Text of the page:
The great irony of all this is those regional Fed heads driving Fedspeak newsflow are merely figureheads with no real power! The Federal Open Market Committee has twelve voting members who decide Fed monetary policy at each meeting. Those seven governors including the chair and vice chair always have seven of those twelve votes. They have an ironclad controlling majority by design, and always vote together.
So the remaining five FOMC votes held by regional Fed presidents are meaningless, always outgunned. The New York Fed president has a permanent vote due to its closeness with stock markets. That leaves an inconsequential four remaining votes to be split among the eleven other regional Fed heads! Those are rotated among those guys on an annual basis with Chicago, Dallas, Minneapolis, and Philadelphia in for 2023.
With all the monetary-policy power concentrated in the hands of the governors, why do traders even care what the regional Fed presidents are saying? Yes they all come to all monetary-policy meetings, sitting at the table participating in discussions. But with only a third of the FOMC votes, their opinions really don’t matter. By all accounts the Fed chair persuasively controls the meetings, and the governors vote with him.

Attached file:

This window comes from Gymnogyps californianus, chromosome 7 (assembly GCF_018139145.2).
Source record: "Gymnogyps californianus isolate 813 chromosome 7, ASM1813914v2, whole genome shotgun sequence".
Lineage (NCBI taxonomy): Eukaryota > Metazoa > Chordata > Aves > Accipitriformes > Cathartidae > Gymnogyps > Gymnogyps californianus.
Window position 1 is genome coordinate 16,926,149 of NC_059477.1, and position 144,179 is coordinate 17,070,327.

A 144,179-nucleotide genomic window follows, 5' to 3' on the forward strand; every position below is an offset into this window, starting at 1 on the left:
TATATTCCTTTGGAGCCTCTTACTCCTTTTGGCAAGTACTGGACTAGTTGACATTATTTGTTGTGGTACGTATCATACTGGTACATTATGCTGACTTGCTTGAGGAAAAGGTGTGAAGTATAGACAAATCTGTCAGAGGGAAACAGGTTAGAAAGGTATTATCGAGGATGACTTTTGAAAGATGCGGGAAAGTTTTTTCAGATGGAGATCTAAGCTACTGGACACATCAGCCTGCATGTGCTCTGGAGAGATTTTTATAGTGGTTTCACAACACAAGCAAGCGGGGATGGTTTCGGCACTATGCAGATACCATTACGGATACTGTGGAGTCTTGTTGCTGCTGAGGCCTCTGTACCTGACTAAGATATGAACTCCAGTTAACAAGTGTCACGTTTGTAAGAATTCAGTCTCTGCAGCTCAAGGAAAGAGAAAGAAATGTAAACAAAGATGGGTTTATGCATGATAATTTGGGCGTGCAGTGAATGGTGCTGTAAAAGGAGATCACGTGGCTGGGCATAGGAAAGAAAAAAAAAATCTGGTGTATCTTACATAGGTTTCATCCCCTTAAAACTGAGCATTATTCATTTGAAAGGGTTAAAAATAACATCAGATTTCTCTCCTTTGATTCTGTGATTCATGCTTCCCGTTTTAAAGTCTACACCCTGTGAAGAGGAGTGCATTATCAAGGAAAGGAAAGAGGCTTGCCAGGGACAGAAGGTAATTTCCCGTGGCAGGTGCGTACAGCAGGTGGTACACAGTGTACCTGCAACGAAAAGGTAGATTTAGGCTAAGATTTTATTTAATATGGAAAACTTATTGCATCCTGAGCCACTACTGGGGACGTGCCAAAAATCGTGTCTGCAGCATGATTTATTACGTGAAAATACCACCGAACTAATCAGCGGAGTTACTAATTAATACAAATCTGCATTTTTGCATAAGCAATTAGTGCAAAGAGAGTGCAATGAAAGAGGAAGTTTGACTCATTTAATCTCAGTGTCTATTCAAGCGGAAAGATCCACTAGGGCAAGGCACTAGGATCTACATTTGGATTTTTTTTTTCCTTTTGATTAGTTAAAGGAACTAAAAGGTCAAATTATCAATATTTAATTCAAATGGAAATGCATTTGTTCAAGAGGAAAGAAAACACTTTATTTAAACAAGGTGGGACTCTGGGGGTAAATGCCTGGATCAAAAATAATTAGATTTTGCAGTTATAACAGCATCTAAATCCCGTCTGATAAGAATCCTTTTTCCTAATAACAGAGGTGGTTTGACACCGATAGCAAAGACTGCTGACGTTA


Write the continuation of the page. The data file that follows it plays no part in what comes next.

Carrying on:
So when he speaks, traders really do need to listen! If he says something implying a diverging monetary-policy path from what traders expect, markets need to move to adjust to that. But regional Fed heads talking are just noise. Those figureheads are powerless to sway the FOMC. Even worse, they have a dismal track record in predicting Fed rate decisions that should destroy their credibility as forecasters.
With every-other FOMC meeting, the Fed publishes a Summary of Economic Projections detailing where top Fed officials expect key metrics to head in the future. Individual forecasts from all FOMC members including both governors and regional Fed presidents are aggregated and anonymized. Those guys all project where they expect US GDP, core PCE inflation, and the federal-funds rate to go in coming years.